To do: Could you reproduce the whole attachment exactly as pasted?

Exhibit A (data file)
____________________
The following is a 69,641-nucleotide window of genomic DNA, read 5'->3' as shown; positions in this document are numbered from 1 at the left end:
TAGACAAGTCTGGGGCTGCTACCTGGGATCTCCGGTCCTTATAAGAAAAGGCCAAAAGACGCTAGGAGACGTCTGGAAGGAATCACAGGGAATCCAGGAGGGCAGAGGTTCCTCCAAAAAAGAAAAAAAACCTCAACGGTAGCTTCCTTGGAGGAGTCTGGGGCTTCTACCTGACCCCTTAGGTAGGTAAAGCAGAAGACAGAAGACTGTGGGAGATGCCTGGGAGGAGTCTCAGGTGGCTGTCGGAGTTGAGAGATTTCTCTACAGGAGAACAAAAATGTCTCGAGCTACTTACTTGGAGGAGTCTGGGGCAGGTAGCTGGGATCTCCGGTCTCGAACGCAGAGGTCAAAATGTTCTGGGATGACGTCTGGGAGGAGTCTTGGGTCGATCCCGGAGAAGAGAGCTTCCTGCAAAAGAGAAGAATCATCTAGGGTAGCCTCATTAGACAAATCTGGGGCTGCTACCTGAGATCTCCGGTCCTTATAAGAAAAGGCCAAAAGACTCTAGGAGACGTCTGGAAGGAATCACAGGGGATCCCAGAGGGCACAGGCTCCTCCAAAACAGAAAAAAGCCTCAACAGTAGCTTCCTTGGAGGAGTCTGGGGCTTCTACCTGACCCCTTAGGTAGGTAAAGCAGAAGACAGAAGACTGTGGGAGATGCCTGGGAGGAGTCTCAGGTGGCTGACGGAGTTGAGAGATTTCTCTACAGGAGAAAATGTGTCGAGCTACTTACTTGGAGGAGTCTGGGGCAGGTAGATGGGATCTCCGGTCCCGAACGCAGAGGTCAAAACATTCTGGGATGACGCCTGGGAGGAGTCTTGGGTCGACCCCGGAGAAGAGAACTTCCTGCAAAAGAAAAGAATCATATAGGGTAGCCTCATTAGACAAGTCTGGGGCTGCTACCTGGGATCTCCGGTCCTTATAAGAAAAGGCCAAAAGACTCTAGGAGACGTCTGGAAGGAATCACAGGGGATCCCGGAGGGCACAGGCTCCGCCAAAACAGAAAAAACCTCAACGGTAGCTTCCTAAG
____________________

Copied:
The following is a 69,641-nucleotide window of genomic DNA, read 5'->3' as shown; positions in this document are numbered from 1 at the left end:
TAGACAAGTCTGGGGCTGCTACCTGGGATCTCCGGTCCTTATAAGAAAAGGCCAAAAGACGCTAGGAGACGTCTGGAAGGAATCACAGGGAATCCAGGAGGGCAGAGGTTCCTCCAAAAAAGAAAAAAAACCTCAACGGTAGCTTCCTTGGAGGAGTCTGGGGCTTCTACCTGACCCCTTAGGTAGGTAAAGCAGAAGACAGAAGACTGTGGGAGATGCCTGGGAGGAGTCTCAGGTGGCTGTCGGAGTTGAGAGATTTCTCTACAGGAGAACAAAAATGTCTCGAGCTACTTACTTGGAGGAGTCTGGGGCAGGTAGCTGGGATCTCCGGTCTCGAACGCAGAGGTCAAAATGTTCTGGGATGACGTCTGGGAGGAGTCTTGGGTCGATCCCGGAGAAGAGAGCTTCCTGCAAAAGAGAAGAATCATCTAGGGTAGCCTCATTAGACAAATCTGGGGCTGCTACCTGAGATCTCCGGTCCTTATAAGAAAAGGCCAAAAGACTCTAGGAGACGTCTGGAAGGAATCACAGGGGATCCCAGAGGGCACAGGCTCCTCCAAAACAGAAAAAAGCCTCAACAGTAGCTTCCTTGGAGGAGTCTGGGGCTTCTACCTGACCCCTTAGGTAGGTAAAGCAGAAGACAGAAGACTGTGGGAGATGCCTGGGAGGAGTCTCAGGTGGCTGACGGAGTTGAGAGATTTCTCTACAGGAGAAAATGTGTCGAGCTACTTACTTGGAGGAGTCTGGGGCAGGTAGATGGGATCTCCGGTCCCGAACGCAGAGGTCAAAACATTCTGGGATGACGCCTGGGAGGAGTCTTGGGTCGACCCCGGAGAAGAGAACTTCCTGCAAAAGAAAAGAATCATATAGGGTAGCCTCATTAGACAAGTCTGGGGCTGCTACCTGGGATCTCCGGTCCTTATAAGAAAAGGCCAAAAGACTCTAGGAGACGTCTGGAAGGAATCACAGGGGATCCCGGAGGGCACAGGCTCCGCCAAAACAGAAAAAACCTCAACGGTAGCTTCCTAAG